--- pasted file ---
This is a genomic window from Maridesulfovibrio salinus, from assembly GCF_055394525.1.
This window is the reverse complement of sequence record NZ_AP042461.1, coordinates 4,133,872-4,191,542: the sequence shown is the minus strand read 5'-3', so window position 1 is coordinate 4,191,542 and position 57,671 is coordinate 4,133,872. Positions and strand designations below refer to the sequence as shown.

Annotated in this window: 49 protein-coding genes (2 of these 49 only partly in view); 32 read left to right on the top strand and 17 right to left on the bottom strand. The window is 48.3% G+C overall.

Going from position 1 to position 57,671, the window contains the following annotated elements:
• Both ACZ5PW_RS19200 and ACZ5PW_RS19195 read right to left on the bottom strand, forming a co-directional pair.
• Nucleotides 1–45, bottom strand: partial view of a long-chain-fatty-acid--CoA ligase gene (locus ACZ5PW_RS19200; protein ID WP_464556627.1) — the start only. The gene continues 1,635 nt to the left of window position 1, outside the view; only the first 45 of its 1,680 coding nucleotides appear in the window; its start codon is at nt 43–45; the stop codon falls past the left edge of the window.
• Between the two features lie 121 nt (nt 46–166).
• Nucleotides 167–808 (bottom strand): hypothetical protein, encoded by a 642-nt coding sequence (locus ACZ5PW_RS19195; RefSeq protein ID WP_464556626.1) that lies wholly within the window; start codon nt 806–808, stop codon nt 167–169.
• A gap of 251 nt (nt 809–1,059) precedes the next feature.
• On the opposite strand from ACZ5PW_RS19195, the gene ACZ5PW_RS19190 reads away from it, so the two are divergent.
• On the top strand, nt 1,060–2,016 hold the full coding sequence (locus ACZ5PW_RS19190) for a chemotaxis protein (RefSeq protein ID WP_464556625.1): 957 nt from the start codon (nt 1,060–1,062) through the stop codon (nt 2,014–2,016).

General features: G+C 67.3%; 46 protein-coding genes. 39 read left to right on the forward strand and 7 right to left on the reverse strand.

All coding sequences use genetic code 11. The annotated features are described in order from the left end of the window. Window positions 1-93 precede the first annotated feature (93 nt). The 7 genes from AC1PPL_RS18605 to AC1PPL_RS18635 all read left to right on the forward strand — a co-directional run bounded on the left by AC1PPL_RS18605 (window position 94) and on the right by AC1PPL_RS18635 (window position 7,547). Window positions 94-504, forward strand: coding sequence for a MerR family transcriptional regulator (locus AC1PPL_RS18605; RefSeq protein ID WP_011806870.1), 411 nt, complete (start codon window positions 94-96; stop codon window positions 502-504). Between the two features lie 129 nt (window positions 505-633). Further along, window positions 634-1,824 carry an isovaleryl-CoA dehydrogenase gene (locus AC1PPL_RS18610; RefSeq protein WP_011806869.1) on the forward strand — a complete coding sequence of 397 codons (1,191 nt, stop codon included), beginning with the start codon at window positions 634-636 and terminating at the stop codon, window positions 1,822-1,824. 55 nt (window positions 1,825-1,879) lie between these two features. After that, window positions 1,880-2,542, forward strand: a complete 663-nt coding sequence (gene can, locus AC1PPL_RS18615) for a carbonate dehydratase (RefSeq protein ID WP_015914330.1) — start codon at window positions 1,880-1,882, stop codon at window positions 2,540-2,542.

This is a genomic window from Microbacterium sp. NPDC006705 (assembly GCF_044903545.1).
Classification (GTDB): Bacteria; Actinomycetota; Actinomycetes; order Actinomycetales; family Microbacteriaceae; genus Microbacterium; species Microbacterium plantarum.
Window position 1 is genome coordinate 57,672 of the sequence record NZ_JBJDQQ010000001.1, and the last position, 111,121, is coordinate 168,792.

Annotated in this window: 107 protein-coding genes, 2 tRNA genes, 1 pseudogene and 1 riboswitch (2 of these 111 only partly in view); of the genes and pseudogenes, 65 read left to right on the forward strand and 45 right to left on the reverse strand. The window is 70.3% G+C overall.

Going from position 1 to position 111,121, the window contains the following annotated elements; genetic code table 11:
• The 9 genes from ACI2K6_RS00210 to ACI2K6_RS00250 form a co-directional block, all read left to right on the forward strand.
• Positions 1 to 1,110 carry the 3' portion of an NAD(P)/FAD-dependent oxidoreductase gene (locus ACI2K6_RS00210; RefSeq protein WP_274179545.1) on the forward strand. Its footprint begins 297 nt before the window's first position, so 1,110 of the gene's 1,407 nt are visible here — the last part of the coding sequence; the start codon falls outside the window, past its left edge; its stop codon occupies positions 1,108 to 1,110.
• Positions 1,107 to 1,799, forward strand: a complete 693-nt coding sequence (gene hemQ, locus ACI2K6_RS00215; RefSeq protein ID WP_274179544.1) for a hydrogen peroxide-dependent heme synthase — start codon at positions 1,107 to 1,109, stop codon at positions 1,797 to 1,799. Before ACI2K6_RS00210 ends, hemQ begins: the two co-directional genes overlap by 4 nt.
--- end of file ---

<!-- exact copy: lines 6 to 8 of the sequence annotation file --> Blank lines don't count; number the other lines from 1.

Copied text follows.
• Nucleotides 1–45, bottom strand: partial view of a long-chain-fatty-acid--CoA ligase gene (locus ACZ5PW_RS19200; protein ID WP_464556627.1) — the start only. The gene continues 1,635 nt to the left of window position 1, outside the view; only the first 45 of its 1,680 coding nucleotides appear in the window; its start codon is at nt 43–45; the stop codon falls past the left edge of the window.
• Between the two features lie 121 nt (nt 46–166).
• Nucleotides 167–808 (bottom strand): hypothetical protein, encoded by a 642-nt coding sequence (locus ACZ5PW_RS19195; RefSeq protein ID WP_464556626.1) that lies wholly within the window; start codon nt 806–808, stop codon nt 167–169.